Technical Data
029491
H2AFX, phosphorylated (Ser139) (Histone H2A.x, H2a/x, H2AX)
Description:
As a member of the histone H2A family, histone H2A.x (H2A.x) is a variant histone H2A which replaces conventional H2A in a subset of nucleosomes. H2A.x is involved in the DNA repair of double-strand breakage (DSB) damage on nuclear DNA. After a double strand DNA break, H2A.x is rapidly phosphorylated at serine 139 by ATM kinase and becomes gamma-H2AFX. This phosphorylation step can extend up to several thousand nucleosomes from the actual site of the DSB and may mark the surrounding chromatin for recruitment of proteins required for DNA damage signaling and repair. As a part of posttranslational modifications during apoptosis caused by severe DNA damage, high expression of phosphorylated H2A.x is considered as an accurate indicator of apoptosis.

Applications:
Suitable for use in Western Blot, Immunohistochemistry and Immunocytochemistry. Other applications not tested.

Recommended Dilution:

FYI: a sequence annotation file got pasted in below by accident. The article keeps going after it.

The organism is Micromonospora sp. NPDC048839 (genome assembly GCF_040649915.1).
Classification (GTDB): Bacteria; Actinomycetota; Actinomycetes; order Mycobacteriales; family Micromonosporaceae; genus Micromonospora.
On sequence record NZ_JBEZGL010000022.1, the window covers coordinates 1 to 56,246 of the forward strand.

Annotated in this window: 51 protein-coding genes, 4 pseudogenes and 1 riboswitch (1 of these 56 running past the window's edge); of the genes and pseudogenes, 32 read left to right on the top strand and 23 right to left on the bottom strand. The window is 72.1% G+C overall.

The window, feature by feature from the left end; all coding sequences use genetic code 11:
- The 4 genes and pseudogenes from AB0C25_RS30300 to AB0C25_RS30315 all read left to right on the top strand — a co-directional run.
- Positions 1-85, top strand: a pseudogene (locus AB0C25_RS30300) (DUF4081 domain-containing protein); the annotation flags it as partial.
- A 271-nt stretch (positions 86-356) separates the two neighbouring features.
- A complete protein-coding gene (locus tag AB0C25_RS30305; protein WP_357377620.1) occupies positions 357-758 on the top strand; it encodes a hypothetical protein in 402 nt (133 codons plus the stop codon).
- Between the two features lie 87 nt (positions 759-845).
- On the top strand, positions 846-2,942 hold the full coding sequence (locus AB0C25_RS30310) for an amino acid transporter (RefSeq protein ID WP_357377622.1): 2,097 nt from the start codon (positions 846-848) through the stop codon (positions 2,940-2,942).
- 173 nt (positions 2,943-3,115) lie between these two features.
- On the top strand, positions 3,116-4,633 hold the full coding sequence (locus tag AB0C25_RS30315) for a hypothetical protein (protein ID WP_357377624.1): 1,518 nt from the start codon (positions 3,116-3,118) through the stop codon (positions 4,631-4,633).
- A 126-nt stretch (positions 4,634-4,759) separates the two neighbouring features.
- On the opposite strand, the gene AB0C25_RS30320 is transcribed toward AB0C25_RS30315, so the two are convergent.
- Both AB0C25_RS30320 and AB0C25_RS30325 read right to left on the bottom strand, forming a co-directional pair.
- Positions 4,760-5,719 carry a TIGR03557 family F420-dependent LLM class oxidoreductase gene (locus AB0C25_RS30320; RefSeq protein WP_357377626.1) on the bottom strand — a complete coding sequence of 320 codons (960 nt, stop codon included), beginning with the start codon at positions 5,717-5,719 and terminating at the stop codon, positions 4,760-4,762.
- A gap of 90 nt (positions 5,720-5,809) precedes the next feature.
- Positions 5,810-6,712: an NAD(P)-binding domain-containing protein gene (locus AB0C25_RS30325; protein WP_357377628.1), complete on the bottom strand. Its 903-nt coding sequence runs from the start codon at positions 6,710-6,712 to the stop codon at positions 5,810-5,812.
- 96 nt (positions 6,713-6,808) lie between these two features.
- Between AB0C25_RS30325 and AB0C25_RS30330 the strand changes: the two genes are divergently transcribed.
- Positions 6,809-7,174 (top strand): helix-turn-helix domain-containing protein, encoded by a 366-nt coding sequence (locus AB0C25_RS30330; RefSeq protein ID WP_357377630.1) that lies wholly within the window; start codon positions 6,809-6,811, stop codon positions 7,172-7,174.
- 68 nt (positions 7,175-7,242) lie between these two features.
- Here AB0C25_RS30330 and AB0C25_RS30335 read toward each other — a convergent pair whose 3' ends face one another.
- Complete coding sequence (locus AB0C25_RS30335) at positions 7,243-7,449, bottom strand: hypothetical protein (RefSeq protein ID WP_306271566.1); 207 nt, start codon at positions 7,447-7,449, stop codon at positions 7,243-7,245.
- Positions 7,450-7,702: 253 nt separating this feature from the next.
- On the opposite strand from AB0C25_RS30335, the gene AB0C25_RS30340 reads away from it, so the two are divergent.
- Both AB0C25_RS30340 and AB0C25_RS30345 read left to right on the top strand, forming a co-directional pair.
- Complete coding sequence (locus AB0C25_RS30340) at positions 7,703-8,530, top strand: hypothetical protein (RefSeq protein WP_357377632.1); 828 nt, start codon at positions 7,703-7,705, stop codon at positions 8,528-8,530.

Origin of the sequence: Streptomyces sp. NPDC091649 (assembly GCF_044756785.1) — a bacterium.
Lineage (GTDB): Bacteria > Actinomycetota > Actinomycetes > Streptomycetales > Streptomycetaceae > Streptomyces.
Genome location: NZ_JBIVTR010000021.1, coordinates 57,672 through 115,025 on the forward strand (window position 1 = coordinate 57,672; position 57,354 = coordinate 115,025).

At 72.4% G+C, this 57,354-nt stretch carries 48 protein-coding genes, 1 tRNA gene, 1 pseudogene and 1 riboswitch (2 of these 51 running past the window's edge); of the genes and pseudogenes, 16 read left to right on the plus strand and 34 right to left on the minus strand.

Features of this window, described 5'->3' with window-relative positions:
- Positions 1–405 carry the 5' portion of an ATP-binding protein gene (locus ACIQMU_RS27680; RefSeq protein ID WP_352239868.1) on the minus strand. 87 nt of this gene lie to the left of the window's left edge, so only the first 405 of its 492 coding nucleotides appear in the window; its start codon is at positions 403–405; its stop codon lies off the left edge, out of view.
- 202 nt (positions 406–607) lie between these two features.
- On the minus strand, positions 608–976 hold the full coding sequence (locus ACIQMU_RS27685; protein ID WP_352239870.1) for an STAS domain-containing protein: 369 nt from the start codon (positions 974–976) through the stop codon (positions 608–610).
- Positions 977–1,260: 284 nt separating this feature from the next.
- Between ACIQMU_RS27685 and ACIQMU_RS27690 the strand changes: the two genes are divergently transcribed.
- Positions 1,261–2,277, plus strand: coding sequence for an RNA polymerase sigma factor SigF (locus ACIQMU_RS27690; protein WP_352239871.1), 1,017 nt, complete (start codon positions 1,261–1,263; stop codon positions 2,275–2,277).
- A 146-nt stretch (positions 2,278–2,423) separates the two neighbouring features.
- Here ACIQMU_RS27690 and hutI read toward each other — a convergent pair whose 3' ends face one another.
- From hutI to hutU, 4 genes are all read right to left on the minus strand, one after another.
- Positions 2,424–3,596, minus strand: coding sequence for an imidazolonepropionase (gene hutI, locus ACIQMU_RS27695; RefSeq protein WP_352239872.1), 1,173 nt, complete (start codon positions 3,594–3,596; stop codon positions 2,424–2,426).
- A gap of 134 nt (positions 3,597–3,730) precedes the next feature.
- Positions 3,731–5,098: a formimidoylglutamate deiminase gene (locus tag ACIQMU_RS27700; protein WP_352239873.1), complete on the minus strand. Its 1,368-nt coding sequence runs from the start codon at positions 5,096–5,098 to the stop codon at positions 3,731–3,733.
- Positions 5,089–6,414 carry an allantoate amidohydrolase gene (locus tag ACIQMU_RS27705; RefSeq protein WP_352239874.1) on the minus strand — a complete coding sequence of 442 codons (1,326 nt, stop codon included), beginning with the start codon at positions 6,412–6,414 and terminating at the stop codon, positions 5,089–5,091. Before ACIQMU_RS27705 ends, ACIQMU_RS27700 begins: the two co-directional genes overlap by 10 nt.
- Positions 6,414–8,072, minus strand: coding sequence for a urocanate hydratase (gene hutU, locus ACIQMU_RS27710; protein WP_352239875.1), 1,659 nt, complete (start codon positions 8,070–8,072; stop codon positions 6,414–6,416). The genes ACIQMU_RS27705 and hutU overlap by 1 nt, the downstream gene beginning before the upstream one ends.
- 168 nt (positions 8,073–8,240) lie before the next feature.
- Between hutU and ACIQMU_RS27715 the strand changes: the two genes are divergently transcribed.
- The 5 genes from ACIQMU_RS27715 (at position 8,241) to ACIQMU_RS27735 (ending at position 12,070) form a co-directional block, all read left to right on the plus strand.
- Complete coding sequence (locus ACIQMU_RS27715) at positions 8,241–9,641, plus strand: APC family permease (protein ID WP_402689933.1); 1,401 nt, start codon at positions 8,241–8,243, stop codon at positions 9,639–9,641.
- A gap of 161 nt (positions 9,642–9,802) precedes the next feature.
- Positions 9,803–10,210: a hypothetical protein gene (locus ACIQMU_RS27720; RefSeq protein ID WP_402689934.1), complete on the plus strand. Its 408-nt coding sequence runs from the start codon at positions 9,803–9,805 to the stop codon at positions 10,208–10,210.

Western Blot: 1:1000-10,000
Immunocytochemistry: 1:50-1:100
Immunohistochemistry: 1:50-1:100
Optimal dilutions to be determined by the researcher.

Positive Control:
Etoposide untreated and treated Jurkat cell lysates

Storage and Stability:
May be stored at 4C for short-term only. Aliquot to avoid repeated freezing and thawing. Store at -20C. Aliquots are stable for at least 12 months. For maximum recovery of product, centrifuge the original vial after thawing and prior to removing the cap.
TypeIsotypeCloneGrade
MabIgG13A191Supernatant
SizeStorageShippingSourceHost
100ul-20CBlue IceHumanRabbit
Concentration:
Not determined
Immunogen:
Synthetic peptide corresponding to human Histone H2A.X phosphorylated at Ser139.
Purity:
Supernatant
Form
Supplied as a liquid in 50mM Tris-glycine, pH 7.4, 0.15M sodium chloride, 0.01% sodium azide, 0.05% BSA, 40% glycerol.
Specificity:
Recognizes human Histone H2A.X phosphorylated at Ser139. Species Crossreactivity: Mouse and rat.
Intended for research use only. Not for use in human, therapeutic, or diagnostic applications.
1. Crowe, S., et al. (2006). Eur J Neurosci. 23(9): 2351-2361. 2. Song, X., et al. (2007). Mol Cell Biol. 27(7): 26482660.